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I am wondering if I am using HTML5 to develop UI for both mobile (for both Android and iPhone) and PC. If I have a video recorded for PC (high bandwidth, screen size and Windows codec, etc.), and I am not sure if HTML5 could automatically generate adaptive video stream for mobile client (so that on server side, I only need to keep one copy of video)? If not, what is the best practices to support video rendering from both PC and mobile (do I have to encode into different formats using different codec)?

Any related documents or code samples are appreciated.

thanks in advance, Lin

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Best practice is to upload it to a service that does that for you (like Vimeo, Youtube), since there are many things you need to take into consideration - there are whole bunch of video and audio codecs each supported by different browsers. Look here for starters: – Miha Rekar Dec 25 '12 at 15:43
Hi Miha, sorry I cannot upload the video to external web site. So, I want to confirm if client browser does not support the video codec, I have to encode the video using different codec? And HTML5 will not help to adaptive making client browser adapt video at server side, is that correct? – Lin Ma Dec 25 '12 at 15:51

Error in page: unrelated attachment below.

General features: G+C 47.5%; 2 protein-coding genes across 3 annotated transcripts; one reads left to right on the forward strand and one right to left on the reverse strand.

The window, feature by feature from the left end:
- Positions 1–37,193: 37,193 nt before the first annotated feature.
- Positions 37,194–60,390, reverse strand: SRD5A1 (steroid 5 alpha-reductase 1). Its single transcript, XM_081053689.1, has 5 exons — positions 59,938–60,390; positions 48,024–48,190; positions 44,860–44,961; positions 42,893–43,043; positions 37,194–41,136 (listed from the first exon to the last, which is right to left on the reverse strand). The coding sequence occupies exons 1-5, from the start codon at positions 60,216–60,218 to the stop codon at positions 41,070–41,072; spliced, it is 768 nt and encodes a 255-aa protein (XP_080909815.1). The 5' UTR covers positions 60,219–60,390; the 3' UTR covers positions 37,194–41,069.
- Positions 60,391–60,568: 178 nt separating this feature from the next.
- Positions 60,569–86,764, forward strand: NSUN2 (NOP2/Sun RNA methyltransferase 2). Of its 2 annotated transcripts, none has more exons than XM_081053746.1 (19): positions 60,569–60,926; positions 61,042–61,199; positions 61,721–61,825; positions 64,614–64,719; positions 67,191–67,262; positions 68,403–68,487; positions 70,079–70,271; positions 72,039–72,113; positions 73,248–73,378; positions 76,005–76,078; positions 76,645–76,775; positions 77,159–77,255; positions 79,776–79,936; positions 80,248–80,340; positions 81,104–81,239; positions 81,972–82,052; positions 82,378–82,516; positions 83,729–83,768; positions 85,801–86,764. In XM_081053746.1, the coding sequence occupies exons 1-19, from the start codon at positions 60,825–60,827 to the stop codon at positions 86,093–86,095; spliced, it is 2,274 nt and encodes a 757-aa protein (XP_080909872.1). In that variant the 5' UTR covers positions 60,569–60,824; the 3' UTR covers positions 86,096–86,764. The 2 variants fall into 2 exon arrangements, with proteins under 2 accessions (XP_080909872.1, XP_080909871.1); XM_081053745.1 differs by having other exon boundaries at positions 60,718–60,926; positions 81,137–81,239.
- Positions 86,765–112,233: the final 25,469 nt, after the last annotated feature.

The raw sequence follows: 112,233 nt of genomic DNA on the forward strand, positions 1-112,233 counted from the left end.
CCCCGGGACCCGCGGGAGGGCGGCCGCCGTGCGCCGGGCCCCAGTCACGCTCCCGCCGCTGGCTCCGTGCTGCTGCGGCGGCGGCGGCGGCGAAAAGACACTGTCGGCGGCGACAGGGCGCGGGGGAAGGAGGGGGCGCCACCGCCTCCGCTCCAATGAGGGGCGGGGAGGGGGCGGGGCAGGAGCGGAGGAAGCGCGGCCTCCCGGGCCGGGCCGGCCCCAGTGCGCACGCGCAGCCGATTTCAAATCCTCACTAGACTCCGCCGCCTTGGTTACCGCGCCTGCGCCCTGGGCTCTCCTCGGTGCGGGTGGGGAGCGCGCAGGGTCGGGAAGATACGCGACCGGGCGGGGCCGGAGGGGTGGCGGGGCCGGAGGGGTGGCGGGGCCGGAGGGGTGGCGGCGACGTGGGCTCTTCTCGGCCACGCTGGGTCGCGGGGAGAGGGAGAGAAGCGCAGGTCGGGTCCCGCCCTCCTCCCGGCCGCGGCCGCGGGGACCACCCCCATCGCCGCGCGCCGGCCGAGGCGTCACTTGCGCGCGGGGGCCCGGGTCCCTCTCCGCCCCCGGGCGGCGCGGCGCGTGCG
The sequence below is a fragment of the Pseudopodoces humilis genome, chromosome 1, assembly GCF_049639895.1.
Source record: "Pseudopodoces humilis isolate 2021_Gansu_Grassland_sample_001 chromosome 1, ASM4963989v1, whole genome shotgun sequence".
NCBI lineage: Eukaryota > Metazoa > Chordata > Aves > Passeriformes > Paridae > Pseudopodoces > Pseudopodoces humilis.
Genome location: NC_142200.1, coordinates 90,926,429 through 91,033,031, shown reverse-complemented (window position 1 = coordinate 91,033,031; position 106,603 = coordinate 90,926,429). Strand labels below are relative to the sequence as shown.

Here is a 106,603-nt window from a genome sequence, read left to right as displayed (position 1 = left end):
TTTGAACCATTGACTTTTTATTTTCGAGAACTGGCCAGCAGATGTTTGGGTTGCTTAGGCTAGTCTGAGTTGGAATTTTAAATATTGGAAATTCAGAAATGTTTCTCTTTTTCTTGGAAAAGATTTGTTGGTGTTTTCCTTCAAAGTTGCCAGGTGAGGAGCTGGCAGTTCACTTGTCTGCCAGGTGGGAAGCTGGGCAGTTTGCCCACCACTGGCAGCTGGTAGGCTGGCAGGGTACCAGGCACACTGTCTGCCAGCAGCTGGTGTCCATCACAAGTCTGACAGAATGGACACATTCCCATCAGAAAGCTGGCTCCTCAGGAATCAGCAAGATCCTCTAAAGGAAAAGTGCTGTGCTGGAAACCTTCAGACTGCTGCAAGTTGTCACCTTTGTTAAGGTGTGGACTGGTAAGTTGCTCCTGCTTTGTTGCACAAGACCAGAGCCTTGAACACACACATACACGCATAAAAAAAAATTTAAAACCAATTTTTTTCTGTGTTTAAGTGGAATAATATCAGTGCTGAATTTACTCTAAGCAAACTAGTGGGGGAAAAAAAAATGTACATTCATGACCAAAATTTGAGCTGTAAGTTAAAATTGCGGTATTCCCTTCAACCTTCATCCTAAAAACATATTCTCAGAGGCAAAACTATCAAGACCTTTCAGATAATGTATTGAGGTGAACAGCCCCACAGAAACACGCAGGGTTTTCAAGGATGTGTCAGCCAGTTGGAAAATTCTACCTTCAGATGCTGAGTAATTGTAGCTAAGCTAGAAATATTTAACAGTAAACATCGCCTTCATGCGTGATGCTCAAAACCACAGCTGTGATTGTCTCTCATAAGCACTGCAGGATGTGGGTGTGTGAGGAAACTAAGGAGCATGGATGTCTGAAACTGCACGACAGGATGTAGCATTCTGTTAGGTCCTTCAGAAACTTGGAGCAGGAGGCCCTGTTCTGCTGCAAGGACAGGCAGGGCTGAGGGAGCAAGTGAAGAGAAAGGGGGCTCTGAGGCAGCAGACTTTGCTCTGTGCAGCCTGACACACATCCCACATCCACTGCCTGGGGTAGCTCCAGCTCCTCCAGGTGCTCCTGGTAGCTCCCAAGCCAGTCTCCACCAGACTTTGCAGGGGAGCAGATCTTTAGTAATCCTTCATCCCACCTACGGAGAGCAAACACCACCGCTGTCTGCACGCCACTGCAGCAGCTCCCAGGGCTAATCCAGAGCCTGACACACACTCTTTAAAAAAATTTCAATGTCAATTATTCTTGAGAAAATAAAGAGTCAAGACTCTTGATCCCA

1 Answer 1

You have many, many options.

Typically you convert all possible formats at once. Amazon web services offers a pay-as-you-go video encoding service, but they're not the only game in the market. They are typically the cheapest since other processing farms usually sit on their stack.

We usually convert to mp4/h264 and ogg/theora and occasionally webm/vp8.

You can use the AWS conversion api to put files in the queue, then pull them down from S3 when ready, or leave them there as your video source URL. You can even make them private with the api, and login to your service with your app or webserver depending on the application.

I've also run FFMepg on the server to output various formats, but then you need to manage your own queue and can be a headache.

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